Mistakes happen. I don’t like them. I aspire daily to excellence, to improvement, to ever higher levels. However, I acknowledge that daily reality falls short of perfection and as a leader I must plan for mistakes, build systems for recovery.
The best thing about mistakes is that they create a learning opportunity. However, if only those directly involved in a given mistake learn from it, then the lesson is lost for the many.
I subscribe to a magazine for pilots (I have a single-engine land license) that has a regular feature titled “What I Learned From That,” where pilots write about flying mistakes they made and the lessons learned.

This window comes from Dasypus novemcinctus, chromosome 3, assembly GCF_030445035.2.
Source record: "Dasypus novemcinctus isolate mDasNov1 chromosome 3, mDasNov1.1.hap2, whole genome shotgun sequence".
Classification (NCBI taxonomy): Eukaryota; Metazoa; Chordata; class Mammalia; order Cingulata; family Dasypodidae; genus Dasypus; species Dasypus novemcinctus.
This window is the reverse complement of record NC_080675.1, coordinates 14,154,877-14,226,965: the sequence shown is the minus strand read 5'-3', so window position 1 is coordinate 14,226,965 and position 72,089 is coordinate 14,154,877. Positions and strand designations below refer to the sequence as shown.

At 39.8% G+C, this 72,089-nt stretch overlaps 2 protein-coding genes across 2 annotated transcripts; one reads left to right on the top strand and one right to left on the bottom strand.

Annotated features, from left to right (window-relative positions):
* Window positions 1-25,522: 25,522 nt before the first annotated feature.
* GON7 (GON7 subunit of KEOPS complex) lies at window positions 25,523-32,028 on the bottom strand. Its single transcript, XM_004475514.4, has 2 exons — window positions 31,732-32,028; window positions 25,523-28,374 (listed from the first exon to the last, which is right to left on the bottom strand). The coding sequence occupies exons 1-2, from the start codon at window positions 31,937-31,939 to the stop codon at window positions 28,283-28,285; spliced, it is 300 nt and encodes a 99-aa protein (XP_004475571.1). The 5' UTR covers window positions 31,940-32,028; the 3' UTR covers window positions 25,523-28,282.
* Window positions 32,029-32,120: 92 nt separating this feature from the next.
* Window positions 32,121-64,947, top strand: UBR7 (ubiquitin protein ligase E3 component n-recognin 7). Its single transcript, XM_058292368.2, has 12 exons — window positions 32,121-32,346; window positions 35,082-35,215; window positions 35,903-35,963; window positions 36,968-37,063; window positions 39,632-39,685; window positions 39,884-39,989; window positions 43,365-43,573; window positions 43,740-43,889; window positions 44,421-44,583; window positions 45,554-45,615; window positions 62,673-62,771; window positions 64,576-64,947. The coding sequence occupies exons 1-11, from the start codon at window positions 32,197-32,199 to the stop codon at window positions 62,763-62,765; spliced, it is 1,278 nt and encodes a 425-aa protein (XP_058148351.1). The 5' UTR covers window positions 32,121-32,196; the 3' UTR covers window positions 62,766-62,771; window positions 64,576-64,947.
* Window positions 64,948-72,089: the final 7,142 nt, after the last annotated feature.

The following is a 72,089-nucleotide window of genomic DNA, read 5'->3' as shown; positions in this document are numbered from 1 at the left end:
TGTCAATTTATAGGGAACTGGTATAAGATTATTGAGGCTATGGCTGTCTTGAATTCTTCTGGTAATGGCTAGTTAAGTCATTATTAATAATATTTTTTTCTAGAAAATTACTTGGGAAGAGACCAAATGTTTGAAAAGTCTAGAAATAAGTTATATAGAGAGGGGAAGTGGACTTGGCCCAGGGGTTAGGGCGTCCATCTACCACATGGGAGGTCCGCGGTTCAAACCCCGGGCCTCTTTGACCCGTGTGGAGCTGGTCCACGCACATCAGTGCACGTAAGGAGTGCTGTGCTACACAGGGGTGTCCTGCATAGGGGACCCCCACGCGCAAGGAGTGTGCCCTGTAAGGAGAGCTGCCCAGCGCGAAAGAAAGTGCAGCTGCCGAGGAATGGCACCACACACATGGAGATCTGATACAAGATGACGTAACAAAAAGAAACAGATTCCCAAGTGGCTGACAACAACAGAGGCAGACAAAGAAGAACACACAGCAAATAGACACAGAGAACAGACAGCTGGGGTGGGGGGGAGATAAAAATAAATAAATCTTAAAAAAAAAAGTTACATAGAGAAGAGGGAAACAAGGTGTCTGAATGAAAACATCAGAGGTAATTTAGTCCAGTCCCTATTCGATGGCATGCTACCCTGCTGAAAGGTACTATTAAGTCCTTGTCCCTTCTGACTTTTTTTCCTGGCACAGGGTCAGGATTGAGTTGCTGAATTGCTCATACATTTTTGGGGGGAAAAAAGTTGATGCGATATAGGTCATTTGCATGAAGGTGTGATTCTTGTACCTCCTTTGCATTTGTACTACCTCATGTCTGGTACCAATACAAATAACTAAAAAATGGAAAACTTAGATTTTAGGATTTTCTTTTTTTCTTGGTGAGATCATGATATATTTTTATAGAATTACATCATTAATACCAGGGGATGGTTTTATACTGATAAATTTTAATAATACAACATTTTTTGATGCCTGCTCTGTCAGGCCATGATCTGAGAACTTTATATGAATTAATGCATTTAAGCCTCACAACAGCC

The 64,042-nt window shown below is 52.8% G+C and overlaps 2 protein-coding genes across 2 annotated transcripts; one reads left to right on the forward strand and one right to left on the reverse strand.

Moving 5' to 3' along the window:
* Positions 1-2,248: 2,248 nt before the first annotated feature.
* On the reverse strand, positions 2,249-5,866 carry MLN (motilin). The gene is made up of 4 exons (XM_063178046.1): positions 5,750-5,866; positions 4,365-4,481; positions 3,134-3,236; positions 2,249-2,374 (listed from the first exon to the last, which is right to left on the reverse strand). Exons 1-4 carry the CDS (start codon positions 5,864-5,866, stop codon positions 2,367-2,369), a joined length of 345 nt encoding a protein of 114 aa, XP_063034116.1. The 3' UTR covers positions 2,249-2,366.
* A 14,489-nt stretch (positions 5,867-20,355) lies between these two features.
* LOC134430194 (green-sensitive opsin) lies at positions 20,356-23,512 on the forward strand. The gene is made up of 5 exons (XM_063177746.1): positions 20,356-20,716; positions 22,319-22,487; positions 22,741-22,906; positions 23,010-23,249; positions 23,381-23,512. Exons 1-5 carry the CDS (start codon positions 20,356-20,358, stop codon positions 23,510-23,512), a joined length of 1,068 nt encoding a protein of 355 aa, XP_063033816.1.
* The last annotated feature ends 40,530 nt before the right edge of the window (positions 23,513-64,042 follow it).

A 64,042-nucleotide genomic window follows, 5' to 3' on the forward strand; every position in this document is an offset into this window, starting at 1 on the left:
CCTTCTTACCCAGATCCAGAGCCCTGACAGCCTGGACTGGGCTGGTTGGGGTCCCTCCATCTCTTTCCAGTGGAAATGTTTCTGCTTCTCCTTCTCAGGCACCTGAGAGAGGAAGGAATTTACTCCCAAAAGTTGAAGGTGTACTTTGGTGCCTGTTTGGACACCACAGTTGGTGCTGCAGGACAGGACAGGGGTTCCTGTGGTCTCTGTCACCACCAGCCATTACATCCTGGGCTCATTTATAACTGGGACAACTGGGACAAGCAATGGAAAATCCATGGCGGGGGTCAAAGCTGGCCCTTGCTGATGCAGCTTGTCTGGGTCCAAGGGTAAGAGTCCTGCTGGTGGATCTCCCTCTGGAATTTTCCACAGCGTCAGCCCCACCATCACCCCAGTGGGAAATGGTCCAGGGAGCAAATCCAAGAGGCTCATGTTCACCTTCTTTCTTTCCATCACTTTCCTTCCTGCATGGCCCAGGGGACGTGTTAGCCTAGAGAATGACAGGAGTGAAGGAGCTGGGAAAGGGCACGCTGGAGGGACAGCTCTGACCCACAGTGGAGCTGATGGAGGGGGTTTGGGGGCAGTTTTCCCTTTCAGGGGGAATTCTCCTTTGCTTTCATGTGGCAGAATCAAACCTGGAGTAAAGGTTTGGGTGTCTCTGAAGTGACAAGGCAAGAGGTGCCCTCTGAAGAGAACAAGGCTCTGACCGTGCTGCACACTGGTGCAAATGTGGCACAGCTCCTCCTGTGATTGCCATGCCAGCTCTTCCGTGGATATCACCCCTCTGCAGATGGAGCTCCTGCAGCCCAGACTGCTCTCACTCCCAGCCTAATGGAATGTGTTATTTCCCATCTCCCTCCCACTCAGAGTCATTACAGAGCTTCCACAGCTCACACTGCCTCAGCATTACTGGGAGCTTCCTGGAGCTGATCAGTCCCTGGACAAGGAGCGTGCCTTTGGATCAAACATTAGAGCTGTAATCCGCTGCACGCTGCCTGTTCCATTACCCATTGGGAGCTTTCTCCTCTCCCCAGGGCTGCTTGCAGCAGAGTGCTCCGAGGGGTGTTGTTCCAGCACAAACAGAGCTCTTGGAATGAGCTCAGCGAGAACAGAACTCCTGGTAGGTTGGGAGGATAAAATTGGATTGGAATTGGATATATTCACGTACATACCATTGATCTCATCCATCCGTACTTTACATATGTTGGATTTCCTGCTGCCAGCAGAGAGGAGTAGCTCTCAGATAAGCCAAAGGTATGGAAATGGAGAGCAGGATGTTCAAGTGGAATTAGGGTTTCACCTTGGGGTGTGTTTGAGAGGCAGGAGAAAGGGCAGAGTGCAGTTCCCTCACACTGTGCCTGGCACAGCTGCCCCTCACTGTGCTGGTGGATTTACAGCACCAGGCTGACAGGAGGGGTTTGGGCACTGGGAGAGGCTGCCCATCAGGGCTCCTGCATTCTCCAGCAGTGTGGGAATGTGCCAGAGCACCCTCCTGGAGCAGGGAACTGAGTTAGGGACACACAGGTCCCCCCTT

Businesses would benefit greatly from internal versions of “What I Learned From That,” where various team members share their learning experiences. People are often reluctant to admit to error, perhaps fearful that others will think less of them.
However, after reading the “What I Learned From That” flying articles I am always grateful for the lesson learned and have a sense of respect for the pilot willing to share.
As for the mistake, most of the time my reaction is “there but for the grace of God go I.” We are all flawed humans and even the best of us have off days.